Sunday, February 20, 2011

Resistant H1N1?

Posted by Jody at Sunday, February 20, 2011

I am currently in the SICU (surgical intensive care unit) at the University of Michian Health System with Dr. Pleva.

In the SICU there is never a dull day. There is always something going on, a new critical patient, ECMO or dialysis being started or someone coding. My rotation was in January which meant the flu season was well underway. The third week of rotation there were 5 patients with H1N1 in the unit and by the fourth week, one patient with resistant H1N1. The attending contacted the CDC to receive zanamivir (IV form of Tamiflu), which was still undergoing drug trials.

The unit consists of 20 patients and since I was on rotation with another student from my class, the unit was split down the middle. I was responsible for 10 patients. Needless to say, I was pretty overwhelmed. Last year I took the critical care elective, but I took it pass/fail so it wasn’t high priority on my list. Starting this rotation I felt very under-prepared.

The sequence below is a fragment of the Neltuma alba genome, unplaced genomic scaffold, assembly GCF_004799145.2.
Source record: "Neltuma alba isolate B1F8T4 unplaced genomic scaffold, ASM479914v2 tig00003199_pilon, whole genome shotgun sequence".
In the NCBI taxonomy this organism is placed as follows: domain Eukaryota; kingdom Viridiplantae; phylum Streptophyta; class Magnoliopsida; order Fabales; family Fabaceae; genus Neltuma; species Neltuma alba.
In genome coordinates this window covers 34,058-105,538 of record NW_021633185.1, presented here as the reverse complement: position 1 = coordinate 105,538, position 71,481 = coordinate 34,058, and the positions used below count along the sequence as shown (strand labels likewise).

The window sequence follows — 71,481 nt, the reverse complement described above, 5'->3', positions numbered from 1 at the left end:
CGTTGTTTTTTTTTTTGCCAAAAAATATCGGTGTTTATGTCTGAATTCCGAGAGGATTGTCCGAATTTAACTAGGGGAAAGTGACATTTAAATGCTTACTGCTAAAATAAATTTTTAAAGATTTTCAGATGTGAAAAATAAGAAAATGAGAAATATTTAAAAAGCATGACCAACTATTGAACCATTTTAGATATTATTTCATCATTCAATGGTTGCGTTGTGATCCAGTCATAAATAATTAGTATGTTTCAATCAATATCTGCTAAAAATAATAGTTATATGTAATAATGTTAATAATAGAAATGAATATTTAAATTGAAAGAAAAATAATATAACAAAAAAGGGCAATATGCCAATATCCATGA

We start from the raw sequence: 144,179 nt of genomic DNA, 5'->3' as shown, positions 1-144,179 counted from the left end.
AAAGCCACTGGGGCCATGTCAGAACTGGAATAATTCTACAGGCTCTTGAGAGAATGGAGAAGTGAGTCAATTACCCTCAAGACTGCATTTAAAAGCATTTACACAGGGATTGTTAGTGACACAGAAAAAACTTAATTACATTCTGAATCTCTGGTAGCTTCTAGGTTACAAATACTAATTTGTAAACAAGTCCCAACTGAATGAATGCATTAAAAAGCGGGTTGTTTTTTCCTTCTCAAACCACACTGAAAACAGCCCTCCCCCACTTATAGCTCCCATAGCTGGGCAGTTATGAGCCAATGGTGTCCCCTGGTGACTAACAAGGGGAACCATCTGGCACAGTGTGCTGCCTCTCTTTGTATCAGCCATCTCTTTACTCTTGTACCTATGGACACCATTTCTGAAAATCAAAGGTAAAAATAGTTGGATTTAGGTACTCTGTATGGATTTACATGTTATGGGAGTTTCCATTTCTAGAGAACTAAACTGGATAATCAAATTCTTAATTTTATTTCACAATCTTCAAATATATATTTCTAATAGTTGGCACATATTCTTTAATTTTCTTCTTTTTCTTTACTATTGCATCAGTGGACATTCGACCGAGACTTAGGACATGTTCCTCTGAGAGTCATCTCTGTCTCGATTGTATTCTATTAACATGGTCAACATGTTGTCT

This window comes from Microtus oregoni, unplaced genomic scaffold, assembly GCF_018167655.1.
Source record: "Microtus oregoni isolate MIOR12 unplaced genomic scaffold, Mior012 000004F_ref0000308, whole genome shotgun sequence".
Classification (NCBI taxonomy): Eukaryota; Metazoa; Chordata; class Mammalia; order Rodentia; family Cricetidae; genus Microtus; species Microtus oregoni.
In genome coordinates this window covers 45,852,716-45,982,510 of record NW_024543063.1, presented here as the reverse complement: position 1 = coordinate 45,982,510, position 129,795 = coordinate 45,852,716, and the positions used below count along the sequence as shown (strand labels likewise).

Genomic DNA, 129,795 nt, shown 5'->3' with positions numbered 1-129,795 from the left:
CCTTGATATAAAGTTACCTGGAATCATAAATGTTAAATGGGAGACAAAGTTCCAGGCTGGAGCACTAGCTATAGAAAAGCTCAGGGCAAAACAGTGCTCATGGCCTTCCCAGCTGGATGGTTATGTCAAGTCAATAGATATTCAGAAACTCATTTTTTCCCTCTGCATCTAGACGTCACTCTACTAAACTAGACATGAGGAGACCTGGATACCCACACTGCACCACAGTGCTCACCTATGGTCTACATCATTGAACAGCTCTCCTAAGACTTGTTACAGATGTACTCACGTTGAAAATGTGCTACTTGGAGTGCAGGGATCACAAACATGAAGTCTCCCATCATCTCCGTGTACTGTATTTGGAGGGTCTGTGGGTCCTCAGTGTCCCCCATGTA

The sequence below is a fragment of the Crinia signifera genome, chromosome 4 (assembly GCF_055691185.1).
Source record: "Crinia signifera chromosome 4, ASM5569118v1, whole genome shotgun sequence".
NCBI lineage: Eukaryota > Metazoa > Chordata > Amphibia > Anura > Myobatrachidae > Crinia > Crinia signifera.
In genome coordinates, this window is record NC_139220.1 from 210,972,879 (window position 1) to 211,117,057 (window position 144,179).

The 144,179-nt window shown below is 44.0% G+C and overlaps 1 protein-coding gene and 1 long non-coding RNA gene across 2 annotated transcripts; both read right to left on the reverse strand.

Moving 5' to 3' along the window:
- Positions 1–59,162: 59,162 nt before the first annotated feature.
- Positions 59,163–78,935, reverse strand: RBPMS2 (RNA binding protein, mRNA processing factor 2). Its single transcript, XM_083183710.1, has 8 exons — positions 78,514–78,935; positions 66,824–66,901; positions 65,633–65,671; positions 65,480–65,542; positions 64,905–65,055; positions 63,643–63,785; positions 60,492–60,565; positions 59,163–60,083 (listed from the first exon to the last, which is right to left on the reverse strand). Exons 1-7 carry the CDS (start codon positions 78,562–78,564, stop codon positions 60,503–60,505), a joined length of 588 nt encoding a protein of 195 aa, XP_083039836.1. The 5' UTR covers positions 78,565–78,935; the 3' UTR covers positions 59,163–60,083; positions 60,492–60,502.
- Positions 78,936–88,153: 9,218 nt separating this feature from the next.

Rounds started at 8:30am and I met with Dr. Pleva before rounds to discuss my patients and any recommendations, so it was necessary to work up patient in the morning before rounds.

What did I focus on when working-up patients? Most patients on the unit had poor renal function. I looked at all medications and determined with they were dosed appropriately. Next, I looked at antibiotics. I assessed what antibiotic regimens the patient was on – is the regimen appropriate, accurate dosing, any cultures/sensitivities, etc. Every day I had recommendations for the medical team. I never felt more involved in patient care.

Other requirements/activities on rotation….

There were topic discussions and journal club, typical of any inpatient rotation, as well as a final presentation at the end of rotation. Dr. Pleva also discussed ICU nutrition and explained how to write TPN orders for patients. I really enjoyed this aspect of the rotation and by the end of the month I was able to accurately write TPN orders.

Bottom line: Rotation in the SICU with Dr. Pleva taught me how to think like a clinical pharmacist. I needed to incorporate patient characteristics and the entire clinical picture in order to determine the appropriate dose for the patient. In the SICU, the majority of patients are obese with renal insufficiency in which Micromedex isn’t sufficient. When you have a patient 500lbs and on dialysis, clinical judgment must be used.

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